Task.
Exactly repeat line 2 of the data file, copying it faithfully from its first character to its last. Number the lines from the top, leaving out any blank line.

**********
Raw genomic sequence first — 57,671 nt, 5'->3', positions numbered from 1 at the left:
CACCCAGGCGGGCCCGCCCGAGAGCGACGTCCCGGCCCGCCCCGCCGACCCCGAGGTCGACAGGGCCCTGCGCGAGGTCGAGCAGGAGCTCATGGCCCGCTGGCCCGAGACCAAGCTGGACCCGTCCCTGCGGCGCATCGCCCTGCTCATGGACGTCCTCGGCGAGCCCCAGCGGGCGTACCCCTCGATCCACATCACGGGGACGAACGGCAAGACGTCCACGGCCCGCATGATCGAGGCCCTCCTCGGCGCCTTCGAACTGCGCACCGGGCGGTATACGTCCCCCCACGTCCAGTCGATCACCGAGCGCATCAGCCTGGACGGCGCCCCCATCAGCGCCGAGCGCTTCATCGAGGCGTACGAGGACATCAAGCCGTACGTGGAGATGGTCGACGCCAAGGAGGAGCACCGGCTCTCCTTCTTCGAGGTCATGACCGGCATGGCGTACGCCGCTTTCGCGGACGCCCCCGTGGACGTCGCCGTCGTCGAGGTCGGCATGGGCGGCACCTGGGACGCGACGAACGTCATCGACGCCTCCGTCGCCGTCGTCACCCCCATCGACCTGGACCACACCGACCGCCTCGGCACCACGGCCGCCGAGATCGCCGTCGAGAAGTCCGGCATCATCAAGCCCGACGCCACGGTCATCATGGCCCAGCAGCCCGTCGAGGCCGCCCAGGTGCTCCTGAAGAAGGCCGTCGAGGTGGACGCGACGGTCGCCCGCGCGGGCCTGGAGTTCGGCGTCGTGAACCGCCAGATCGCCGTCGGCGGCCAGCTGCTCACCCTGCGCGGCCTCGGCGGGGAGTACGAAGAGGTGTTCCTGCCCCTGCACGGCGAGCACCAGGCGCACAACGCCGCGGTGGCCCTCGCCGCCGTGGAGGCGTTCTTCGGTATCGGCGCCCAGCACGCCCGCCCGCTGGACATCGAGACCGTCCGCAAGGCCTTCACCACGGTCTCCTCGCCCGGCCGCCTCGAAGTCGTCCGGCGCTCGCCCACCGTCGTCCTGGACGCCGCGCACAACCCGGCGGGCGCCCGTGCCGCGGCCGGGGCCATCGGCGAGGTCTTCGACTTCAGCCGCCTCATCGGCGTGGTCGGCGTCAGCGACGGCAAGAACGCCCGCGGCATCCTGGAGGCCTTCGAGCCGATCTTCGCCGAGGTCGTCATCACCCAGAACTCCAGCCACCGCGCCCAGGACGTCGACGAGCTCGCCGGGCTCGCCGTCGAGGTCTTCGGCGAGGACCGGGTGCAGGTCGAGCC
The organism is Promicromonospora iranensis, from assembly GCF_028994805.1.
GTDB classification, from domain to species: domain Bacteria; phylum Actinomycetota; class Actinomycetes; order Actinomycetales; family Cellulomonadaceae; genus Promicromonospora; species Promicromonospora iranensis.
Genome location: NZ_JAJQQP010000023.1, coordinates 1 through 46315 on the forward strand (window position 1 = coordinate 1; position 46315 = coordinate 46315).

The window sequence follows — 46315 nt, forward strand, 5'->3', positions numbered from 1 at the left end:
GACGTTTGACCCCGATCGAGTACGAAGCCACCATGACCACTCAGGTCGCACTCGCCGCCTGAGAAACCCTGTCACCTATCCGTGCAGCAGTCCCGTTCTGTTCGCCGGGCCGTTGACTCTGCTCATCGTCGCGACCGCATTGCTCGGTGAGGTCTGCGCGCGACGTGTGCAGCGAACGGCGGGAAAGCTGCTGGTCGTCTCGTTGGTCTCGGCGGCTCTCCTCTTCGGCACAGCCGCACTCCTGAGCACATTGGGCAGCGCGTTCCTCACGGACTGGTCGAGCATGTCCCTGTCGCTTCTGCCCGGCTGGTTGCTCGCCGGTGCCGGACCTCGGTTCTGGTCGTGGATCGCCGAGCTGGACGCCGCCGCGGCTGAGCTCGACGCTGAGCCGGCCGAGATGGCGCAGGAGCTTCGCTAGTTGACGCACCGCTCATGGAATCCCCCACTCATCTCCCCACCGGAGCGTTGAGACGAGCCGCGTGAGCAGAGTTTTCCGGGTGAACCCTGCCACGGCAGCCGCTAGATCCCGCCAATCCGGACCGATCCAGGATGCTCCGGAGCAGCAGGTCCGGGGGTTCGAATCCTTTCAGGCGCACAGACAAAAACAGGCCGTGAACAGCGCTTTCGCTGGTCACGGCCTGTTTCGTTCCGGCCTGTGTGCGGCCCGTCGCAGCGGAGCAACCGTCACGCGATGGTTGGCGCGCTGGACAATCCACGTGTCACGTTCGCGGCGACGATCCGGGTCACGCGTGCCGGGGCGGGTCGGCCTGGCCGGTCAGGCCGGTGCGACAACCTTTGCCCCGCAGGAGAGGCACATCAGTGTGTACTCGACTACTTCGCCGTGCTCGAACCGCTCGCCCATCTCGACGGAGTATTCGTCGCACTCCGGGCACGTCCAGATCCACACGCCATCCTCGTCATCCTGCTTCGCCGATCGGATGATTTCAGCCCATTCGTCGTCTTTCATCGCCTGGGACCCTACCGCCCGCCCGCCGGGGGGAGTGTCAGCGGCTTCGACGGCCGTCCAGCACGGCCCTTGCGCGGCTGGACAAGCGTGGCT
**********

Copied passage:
CACCCAGGCGGGCCCGCCCGAGAGCGACGTCCCGGCCCGCCCCGCCGACCCCGAGGTCGACAGGGCCCTGCGCGAGGTCGAGCAGGAGCTCATGGCCCGCTGGCCCGAGACCAAGCTGGACCCGTCCCTGCGGCGCATCGCCCTGCTCATGGACGTCCTCGGCGAGCCCCAGCGGGCGTACCCCTCGATCCACATCACGGGGACGAACGGCAAGACGTCCACGGCCCGCATGATCGAGGCCCTCCTCGGCGCCTTCGAACTGCGCACCGGGCGGTATACGTCCCCCCACGTCCAGTCGATCACCGAGCGCATCAGCCTGGACGGCGCCCCCATCAGCGCCGAGCGCTTCATCGAGGCGTACGAGGACATCAAGCCGTACGTGGAGATGGTCGACGCCAAGGAGGAGCACCGGCTCTCCTTCTTCGAGGTCATGACCGGCATGGCGTACGCCGCTTTCGCGGACGCCCCCGTGGACGTCGCCGTCGTCGAGGTCGGCATGGGCGGCACCTGGGACGCGACGAACGTCATCGACGCCTCCGTCGCCGTCGTCACCCCCATCGACCTGGACCACACCGACCGCCTCGGCACCACGGCCGCCGAGATCGCCGTCGAGAAGTCCGGCATCATCAAGCCCGACGCCACGGTCATCATGGCCCAGCAGCCCGTCGAGGCCGCCCAGGTGCTCCTGAAGAAGGCCGTCGAGGTGGACGCGACGGTCGCCCGCGCGGGCCTGGAGTTCGGCGTCGTGAACCGCCAGATCGCCGTCGGCGGCCAGCTGCTCACCCTGCGCGGCCTCGGCGGGGAGTACGAAGAGGTGTTCCTGCCCCTGCACGGCGAGCACCAGGCGCACAACGCCGCGGTGGCCCTCGCCGCCGTGGAGGCGTTCTTCGGTATCGGCGCCCAGCACGCCCGCCCGCTGGACATCGAGACCGTCCGCAAGGCCTTCACCACGGTCTCCTCGCCCGGCCGCCTCGAAGTCGTCCGGCGCTCGCCCACCGTCGTCCTGGACGCCGCGCACAACCCGGCGGGCGCCCGTGCCGCGGCCGGGGCCATCGGCGAGGTCTTCGACTTCAGCCGCCTCATCGGCGTGGTCGGCGTCAGCGACGGCAAGAACGCCCGCGGCATCCTGGAGGCCTTCGAGCCGATCTTCGCCGAGGTCGTCATCACCCAGAACTCCAGCCACCGCGCCCAGGACGTCGACGAGCTCGCCGGGCTCGCCGTCGAGGTCTTCGGCGAGGACCGGGTGCAGGTCGAGCC